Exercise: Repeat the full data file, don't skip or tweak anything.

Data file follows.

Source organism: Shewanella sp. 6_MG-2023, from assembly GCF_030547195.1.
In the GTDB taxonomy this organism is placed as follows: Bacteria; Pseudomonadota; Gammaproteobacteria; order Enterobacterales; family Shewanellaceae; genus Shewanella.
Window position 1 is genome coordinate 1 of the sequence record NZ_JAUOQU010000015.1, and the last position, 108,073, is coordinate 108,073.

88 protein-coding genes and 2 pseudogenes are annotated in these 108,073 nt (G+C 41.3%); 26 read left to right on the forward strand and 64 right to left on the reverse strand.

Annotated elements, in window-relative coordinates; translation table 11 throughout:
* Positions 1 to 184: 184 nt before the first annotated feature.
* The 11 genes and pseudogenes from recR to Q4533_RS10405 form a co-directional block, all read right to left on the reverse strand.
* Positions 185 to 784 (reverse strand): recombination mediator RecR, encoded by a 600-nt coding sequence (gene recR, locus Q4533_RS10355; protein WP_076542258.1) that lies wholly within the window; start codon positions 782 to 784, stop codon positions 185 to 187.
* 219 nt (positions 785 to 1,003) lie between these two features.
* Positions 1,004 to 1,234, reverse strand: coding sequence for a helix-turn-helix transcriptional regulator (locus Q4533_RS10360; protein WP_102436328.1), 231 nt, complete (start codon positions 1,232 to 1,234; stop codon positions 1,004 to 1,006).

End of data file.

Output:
Source organism: Shewanella sp. 6_MG-2023, from assembly GCF_030547195.1.
In the GTDB taxonomy this organism is placed as follows: Bacteria; Pseudomonadota; Gammaproteobacteria; order Enterobacterales; family Shewanellaceae; genus Shewanella.
Window position 1 is genome coordinate 1 of the sequence record NZ_JAUOQU010000015.1, and the last position, 108,073, is coordinate 108,073.

88 protein-coding genes and 2 pseudogenes are annotated in these 108,073 nt (G+C 41.3%); 26 read left to right on the forward strand and 64 right to left on the reverse strand.

Annotated elements, in window-relative coordinates; translation table 11 throughout:
* Positions 1 to 184: 184 nt before the first annotated feature.
* The 11 genes and pseudogenes from recR to Q4533_RS10405 form a co-directional block, all read right to left on the reverse strand.
* Positions 185 to 784 (reverse strand): recombination mediator RecR, encoded by a 600-nt coding sequence (gene recR, locus Q4533_RS10355; protein WP_076542258.1) that lies wholly within the window; start codon positions 782 to 784, stop codon positions 185 to 187.
* 219 nt (positions 785 to 1,003) lie between these two features.
* Positions 1,004 to 1,234, reverse strand: coding sequence for a helix-turn-helix transcriptional regulator (locus Q4533_RS10360; protein WP_102436328.1), 231 nt, complete (start codon positions 1,232 to 1,234; stop codon positions 1,004 to 1,006).